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Saturday, March 20, 2010

Feds Are Stopping Medicare/ Medicaid Fraud! Watch Out North Carolina!

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No-Bid Deals Draw Criticism

NC State officials say the motivation behind a no-bid contract to provide diabetes supplies for people on Medicaid was the need to cut costs in difficult budget times.

But critics - from Government watchdogs to health educators - say North Carolina may have been too quick to embrace such contracts after awarding the diabetes contract to a company whose owners have a troubled business history.

They also question whether the use of such contracts provides the sort of Transparency in government that Gov. Bev Perdue promised.

The NC State Medicaid office has signed Charlotte-based Prodigy Diabetes Care to a two-year contract to provide supplies for about 50,000 people on Medicaid who have diabetes.

Prodigy is run by two brothers, Ramzi Abulhaj and Rick Admani, who have been involved in a string of legal battles involving companies they started in Florida, including a Bankruptcy and Lawsuits Alleging Patent Piracy.

The state signed a contract with the little-known company in October, two months after Prodigy was founded. Until word leaked about the no-bid contract, competitors, retailers and diabetes educators were unaware that state officials had been talking to Prodigy's parent company for months. People with diabetes on the government health insurance program did not know they would need to get new meters to monitor their blood glucose levels.

"We weren't given all the information up front," said Andy Ingram, owner of Home Assist Medical Equipment in Laurinburg.

"We were given information in bits and pieces," said Ingram, a retailer who will distribute the Prodigy equipment to patients. "We're finding things out after they actually occurred."

The Prodigy contract is one of several no-bid deals the state Department of Health and Human Services has signed in the last few months, using special powers granted last summer by the state legislature. Legislators hoped the state agency would save money by eliminating time needed to request and evaluate bids.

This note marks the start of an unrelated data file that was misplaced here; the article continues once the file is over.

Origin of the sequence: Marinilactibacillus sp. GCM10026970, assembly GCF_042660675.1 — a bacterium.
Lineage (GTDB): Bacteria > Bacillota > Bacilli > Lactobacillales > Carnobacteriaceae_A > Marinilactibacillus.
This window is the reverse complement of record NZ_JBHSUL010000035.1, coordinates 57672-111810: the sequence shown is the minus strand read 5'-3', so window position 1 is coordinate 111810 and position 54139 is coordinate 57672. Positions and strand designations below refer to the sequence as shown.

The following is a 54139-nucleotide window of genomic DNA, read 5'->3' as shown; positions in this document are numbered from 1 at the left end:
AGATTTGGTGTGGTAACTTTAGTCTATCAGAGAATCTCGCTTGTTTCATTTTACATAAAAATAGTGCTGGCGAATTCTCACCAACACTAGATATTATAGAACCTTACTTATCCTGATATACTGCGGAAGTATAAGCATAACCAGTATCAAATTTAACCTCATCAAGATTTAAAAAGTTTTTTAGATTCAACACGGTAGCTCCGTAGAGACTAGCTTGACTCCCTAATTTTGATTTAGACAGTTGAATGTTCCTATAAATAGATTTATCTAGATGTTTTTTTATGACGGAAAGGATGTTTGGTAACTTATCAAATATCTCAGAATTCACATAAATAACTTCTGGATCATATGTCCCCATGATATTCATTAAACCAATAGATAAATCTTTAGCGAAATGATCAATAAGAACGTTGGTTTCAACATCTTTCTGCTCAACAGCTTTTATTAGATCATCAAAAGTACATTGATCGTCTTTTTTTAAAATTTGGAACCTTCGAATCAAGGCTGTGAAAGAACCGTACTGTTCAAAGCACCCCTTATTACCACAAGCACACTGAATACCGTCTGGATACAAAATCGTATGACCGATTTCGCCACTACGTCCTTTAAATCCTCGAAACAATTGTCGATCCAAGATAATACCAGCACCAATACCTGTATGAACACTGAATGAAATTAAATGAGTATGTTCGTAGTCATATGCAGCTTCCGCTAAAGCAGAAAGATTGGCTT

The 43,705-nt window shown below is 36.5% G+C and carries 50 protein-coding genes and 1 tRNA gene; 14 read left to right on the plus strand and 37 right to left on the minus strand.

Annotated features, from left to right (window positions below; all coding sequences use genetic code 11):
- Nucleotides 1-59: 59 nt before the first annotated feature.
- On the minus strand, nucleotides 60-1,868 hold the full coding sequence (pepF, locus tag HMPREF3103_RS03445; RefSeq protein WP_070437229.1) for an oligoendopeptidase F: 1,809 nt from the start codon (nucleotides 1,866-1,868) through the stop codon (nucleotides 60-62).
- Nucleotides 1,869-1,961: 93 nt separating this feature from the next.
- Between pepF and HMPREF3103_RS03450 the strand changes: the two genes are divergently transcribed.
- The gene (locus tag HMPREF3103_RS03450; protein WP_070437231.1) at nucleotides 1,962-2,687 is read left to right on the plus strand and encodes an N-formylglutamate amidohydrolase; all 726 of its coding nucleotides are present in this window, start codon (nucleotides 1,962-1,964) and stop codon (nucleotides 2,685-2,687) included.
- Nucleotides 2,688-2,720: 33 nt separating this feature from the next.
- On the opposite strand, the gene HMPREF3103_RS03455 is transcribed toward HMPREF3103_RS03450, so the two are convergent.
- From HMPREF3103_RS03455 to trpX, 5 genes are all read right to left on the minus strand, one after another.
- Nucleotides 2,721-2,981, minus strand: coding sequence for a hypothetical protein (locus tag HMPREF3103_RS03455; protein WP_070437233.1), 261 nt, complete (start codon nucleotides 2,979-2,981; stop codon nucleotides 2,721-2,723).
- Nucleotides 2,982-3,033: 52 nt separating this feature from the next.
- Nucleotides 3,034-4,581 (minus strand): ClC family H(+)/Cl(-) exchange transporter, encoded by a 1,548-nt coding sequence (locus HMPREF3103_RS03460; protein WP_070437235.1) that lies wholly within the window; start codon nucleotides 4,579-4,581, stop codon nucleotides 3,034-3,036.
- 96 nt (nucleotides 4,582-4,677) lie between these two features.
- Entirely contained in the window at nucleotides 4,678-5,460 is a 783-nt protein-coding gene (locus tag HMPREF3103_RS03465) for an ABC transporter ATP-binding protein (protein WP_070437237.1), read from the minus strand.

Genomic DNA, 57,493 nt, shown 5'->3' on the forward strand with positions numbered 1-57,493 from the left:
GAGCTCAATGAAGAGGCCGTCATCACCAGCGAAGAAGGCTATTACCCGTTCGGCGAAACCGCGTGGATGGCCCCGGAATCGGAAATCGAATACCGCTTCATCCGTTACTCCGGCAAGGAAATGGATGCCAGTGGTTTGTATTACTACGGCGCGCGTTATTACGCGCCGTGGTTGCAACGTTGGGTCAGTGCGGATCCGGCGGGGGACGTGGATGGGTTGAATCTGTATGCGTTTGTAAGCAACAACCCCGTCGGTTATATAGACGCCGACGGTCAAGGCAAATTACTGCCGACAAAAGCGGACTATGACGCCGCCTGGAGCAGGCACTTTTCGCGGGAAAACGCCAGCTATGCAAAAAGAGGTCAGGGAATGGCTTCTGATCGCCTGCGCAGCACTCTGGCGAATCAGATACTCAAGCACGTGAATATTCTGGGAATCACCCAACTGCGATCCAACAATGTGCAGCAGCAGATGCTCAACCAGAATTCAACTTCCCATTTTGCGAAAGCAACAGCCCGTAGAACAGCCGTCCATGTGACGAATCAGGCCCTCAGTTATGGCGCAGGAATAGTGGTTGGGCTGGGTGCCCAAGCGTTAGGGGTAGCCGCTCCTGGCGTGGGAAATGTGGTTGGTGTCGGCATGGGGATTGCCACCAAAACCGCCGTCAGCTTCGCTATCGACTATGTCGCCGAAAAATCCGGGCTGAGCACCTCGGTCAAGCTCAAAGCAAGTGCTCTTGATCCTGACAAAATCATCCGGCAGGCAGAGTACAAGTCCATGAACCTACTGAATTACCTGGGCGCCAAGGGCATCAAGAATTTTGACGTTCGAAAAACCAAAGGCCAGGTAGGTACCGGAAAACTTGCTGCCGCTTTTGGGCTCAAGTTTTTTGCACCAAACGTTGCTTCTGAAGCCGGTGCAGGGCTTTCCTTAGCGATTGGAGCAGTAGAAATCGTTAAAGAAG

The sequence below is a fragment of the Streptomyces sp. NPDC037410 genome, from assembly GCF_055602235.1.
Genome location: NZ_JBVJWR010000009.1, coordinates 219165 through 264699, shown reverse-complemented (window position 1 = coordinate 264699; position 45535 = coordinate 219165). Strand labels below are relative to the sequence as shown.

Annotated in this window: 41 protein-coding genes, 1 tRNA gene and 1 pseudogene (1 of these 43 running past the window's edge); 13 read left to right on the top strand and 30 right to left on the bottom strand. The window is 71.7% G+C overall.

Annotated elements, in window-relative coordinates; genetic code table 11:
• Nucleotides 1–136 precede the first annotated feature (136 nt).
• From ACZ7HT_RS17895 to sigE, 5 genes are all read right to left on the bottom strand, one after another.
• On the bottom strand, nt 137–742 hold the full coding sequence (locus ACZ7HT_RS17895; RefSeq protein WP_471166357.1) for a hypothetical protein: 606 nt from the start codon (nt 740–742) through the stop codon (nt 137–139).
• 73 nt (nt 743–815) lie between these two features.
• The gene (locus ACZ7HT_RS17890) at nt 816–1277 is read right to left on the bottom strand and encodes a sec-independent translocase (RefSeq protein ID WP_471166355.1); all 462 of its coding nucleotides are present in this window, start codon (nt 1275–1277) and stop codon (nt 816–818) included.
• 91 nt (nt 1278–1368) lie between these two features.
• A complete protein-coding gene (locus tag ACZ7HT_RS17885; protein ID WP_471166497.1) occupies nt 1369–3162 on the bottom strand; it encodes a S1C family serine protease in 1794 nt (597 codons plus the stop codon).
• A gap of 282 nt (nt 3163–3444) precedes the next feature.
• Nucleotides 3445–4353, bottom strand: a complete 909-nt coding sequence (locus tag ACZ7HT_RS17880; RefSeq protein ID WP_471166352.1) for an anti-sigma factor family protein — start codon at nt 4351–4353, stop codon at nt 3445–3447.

Bob Phillips, Executive Director of Common Cause North Carolina, said no-bid contracting practices should be reviewed and made consistent, and the reasons for eliminating competition made narrower and more clearly defined.

"I think it sends a bad signal to the public at a time when there is already a lot of suspicion about how open things are in state government," Phillips said. "I think the governor has made great strides. There still remain questions, and this just adds to that."

DHHS Secretary Lanier Cansler has said the department is pushed to squeeze savings out of the fast-growing Medicaid program. The contract with Prodigy is estimated to save the state $4.4million over two years.

"This contract is short term and allows savings of millions of dollars," Chrissy Pearson, a spokeswoman for Perdue, said in a written statement. "The secretary has confirmed with the governor that his department is monitoring closely the quality and accessibility of this product while protecting the quality of patient care."

Senate Minority Leader Phil Berger, an Eden Republican, said no-bid contracts should be exceptions and that agencies have an obligation in those cases to make sure the state is getting quality services at competitive prices.

In circumstances where agencies want to move quickly, it may be a good idea to seek informal bids from several companies to find the best deal, Berger said.

"We're talking about taxpayers' dollars," he said. "The obligation is to be very careful with that money."

Sen. William Purcell, a Laurinburg Democrat who helps write the budget for DHHS, has fielded complaints about Prodigy and has heard that the state might face a lawsuit from those who don't like the no-bid contract.